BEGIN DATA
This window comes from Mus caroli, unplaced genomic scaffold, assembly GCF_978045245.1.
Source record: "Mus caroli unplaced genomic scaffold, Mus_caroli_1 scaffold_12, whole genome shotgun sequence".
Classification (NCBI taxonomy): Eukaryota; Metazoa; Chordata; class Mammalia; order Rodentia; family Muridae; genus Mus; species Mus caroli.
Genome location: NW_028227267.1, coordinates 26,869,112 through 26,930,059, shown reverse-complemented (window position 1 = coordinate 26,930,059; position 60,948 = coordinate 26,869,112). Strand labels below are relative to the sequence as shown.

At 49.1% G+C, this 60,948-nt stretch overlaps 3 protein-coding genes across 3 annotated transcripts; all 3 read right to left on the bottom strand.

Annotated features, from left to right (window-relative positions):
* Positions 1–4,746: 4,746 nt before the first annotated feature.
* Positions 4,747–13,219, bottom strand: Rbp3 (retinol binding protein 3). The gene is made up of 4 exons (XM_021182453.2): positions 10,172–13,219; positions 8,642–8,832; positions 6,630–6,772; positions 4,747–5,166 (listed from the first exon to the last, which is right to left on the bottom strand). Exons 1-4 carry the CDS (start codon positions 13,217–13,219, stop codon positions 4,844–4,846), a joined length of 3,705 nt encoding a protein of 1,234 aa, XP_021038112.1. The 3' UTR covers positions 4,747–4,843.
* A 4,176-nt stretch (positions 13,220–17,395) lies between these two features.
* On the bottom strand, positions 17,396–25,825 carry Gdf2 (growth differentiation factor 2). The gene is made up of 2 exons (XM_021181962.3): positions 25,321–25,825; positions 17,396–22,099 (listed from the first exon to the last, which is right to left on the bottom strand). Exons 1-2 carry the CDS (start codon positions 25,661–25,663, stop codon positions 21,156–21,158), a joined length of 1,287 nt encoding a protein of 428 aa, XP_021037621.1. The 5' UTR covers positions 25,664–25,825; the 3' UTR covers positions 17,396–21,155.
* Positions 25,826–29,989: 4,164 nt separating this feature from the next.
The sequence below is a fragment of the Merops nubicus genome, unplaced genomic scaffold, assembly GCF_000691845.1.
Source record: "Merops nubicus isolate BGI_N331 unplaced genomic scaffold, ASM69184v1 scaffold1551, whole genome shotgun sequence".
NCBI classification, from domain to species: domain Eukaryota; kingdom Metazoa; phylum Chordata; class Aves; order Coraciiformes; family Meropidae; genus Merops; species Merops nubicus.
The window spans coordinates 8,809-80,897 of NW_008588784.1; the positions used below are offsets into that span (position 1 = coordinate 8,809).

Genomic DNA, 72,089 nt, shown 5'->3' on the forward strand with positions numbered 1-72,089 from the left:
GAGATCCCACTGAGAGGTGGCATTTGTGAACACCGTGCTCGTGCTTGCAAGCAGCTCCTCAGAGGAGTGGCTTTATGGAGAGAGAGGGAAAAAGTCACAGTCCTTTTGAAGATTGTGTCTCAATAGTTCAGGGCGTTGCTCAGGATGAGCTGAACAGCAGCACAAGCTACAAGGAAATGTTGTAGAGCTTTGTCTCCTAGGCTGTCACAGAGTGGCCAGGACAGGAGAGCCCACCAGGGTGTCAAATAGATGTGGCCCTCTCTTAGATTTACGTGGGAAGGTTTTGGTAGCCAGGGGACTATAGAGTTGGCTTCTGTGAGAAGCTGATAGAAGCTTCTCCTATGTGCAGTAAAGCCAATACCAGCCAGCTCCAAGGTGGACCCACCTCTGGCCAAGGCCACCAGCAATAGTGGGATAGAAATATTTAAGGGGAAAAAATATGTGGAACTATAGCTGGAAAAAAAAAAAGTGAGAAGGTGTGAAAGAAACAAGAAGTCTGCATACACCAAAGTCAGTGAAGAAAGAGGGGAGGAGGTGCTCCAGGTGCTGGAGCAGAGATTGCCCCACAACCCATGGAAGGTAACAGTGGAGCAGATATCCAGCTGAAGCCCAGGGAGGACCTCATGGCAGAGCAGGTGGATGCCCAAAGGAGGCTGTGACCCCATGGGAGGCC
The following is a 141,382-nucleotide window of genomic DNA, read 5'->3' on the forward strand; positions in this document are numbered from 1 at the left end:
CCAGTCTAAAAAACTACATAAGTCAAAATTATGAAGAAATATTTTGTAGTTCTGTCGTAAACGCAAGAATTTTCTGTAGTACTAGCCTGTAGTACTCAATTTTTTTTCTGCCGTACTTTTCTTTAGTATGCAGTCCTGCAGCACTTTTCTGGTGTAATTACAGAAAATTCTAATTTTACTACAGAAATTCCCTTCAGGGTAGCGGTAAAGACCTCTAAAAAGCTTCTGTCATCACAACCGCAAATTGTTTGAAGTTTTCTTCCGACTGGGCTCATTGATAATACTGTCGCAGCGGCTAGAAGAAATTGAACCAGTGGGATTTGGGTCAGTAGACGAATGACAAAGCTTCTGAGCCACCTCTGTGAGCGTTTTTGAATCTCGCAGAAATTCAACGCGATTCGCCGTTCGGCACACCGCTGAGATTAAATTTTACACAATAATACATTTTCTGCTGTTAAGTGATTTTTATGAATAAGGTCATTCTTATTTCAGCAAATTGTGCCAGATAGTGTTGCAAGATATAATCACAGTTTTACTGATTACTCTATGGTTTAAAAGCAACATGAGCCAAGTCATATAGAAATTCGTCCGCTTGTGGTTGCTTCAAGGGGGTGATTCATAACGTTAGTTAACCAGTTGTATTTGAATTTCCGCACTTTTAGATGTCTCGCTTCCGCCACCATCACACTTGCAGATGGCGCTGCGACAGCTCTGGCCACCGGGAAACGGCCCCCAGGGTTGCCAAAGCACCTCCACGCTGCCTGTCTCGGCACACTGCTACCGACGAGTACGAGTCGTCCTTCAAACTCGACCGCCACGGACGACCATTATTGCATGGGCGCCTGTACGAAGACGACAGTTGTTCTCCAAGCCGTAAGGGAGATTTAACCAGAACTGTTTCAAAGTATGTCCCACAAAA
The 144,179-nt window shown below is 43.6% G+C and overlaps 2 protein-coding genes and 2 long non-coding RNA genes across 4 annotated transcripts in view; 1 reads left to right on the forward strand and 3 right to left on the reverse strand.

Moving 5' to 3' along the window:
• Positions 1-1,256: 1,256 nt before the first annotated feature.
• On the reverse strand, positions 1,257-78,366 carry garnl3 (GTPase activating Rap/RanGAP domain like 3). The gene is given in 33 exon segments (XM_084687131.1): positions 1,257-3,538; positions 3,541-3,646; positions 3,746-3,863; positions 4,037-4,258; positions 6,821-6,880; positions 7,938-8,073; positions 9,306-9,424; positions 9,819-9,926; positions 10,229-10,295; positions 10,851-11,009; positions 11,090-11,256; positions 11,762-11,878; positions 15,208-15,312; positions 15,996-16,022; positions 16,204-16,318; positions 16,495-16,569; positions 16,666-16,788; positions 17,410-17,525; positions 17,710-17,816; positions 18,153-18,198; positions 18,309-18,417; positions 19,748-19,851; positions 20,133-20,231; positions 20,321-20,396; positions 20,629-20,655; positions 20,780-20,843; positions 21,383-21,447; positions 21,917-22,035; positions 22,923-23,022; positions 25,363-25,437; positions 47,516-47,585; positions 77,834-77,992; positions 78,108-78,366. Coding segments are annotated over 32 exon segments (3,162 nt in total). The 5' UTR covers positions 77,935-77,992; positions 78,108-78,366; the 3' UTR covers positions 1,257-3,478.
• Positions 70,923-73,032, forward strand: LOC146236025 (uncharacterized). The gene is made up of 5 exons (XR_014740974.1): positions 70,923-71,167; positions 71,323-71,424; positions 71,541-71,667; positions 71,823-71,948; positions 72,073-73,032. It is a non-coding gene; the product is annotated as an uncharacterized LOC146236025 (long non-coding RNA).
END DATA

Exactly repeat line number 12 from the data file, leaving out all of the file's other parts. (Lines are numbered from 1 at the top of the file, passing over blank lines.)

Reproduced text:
The sequence below is a fragment of the Merops nubicus genome, unplaced genomic scaffold, assembly GCF_000691845.1.